Think of the A-10 Warthog (contrast with the Su-25 which Russia sells to pretty much everybody who wants CAS), B-52, F-111 (shared only with Australia, and only near its end of life), F-14 Tomcat (its only share being a complete disaster), and indeed C-5 Galaxy.
Anyway, it's not competitive
A civilian entity seeking a strategic airlifter has so many options. The 747 is rapidly becoming an aircraft without a market, so they are readily available, and of course Boeing would fall over themselves to sell you a new one. Meanwhile Antonov would not only be absolutely thrilled to sell you the An-124, they can offer you positively insane pricing because of the odd economics in Ukraine and Russia of late.
As a partner, Antonov totally understands you because they are you - having spent 20 years themselves being a commercial cargo carrier and tackling loads absolutely no one else can carry with their own An-124 fleet and An-225. Boeing has 40 years of experience specifically in the 747 supporting commercial customers who are most concerned with total life-cycle cost. Whereas you won't get any love from Lockheed. Their last venture into the finicky commercial market, the L-1011, was a complete disaster and nearly bankrupted the company. They don't even possess a sales and support division to deal with customers who are not in Arlington, Virginia and whose offices are not 5-sided, and that will make you a penny-ante annoyance. They'll charge you "I don't want to deal with you" prices.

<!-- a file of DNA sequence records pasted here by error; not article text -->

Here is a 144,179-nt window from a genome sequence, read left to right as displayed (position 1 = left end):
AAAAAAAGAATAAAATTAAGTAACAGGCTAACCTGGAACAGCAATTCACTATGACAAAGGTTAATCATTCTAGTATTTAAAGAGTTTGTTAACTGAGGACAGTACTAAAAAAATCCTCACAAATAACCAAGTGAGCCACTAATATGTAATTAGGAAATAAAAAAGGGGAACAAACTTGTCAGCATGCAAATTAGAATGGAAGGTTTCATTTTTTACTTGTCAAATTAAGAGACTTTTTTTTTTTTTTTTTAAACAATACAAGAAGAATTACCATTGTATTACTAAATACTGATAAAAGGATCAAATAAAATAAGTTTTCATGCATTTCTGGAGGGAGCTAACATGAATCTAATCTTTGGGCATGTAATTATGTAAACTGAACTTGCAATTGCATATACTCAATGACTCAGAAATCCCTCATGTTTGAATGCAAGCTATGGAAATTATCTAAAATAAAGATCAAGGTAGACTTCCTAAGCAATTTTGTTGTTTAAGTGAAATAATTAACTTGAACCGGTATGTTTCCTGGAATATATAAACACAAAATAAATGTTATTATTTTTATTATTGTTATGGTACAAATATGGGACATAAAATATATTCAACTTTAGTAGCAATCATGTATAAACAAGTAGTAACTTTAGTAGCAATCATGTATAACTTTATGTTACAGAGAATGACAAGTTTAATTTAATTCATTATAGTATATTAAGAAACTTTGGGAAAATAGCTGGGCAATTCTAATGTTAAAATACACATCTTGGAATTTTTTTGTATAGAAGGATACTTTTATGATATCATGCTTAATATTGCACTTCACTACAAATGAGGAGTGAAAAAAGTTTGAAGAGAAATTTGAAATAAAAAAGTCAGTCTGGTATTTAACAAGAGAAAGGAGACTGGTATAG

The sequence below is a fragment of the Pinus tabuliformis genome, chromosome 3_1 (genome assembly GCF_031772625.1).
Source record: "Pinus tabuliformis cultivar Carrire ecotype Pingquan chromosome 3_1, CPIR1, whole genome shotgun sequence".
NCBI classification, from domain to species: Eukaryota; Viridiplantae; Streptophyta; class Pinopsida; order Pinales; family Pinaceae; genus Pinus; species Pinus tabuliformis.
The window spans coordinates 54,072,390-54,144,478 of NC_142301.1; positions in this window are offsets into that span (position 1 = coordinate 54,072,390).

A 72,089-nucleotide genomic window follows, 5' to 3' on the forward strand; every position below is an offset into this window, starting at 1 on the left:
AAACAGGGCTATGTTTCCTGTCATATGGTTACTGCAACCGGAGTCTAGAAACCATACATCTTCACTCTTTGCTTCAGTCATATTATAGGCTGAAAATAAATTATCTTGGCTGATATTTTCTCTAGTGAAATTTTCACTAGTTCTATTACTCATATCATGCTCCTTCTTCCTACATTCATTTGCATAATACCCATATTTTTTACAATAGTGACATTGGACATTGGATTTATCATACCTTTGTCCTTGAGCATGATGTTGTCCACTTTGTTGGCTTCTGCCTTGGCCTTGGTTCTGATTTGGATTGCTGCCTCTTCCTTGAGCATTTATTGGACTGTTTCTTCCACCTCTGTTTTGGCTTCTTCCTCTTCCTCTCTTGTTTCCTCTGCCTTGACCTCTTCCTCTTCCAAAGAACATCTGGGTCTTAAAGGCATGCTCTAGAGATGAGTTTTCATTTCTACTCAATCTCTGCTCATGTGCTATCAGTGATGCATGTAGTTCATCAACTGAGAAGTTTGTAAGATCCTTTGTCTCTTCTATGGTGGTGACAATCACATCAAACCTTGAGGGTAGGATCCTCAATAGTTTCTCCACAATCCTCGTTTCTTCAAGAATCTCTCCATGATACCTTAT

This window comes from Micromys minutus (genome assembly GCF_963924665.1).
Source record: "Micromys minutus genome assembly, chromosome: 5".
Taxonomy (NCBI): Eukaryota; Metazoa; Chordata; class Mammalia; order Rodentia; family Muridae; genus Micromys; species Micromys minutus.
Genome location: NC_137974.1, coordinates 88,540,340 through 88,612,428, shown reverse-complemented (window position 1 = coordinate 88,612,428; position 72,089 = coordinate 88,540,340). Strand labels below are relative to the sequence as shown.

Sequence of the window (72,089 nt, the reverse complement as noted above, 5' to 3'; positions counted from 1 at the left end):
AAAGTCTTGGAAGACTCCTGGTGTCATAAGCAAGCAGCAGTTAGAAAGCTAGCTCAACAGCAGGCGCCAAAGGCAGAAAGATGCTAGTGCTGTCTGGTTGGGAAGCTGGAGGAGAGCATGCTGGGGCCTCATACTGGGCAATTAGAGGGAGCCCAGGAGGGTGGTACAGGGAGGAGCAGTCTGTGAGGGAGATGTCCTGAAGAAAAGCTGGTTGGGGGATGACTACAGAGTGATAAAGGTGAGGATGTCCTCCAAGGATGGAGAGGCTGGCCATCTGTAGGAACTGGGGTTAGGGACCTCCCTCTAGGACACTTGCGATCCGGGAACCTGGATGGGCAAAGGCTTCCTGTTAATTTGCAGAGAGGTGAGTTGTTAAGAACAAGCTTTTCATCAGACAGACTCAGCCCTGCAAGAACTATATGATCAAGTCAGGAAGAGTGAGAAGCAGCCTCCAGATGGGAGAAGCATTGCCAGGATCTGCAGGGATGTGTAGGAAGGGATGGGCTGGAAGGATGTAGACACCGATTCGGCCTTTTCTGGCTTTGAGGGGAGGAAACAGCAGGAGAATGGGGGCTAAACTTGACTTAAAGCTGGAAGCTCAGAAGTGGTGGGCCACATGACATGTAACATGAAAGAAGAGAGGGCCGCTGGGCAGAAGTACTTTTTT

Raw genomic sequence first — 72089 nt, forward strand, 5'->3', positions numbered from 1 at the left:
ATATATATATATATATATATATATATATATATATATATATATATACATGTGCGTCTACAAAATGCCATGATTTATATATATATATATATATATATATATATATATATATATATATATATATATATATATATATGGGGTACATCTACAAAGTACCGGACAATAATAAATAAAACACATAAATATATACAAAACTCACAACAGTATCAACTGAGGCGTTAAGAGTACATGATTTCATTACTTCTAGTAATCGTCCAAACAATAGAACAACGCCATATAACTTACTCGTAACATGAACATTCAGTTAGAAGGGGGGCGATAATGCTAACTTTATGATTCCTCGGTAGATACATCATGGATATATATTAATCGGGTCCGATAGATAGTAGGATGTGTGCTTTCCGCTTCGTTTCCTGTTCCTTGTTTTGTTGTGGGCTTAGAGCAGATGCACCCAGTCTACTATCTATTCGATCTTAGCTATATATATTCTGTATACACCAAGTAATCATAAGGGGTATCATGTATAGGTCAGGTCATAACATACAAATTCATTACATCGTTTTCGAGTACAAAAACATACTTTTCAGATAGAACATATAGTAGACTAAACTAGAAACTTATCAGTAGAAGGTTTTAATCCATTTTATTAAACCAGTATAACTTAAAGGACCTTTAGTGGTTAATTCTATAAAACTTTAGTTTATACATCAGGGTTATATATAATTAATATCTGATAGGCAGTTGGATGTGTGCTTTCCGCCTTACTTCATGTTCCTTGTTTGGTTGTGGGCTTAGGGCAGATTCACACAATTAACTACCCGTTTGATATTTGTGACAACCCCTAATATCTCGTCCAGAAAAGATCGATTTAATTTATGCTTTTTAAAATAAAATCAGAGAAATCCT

The commercial win is to stick with 747 unless you want to take chances with the An-124. Heck, Antonov would love to finish the other An-225 for you, and that's something not Boeing and not even Lockheed can supply.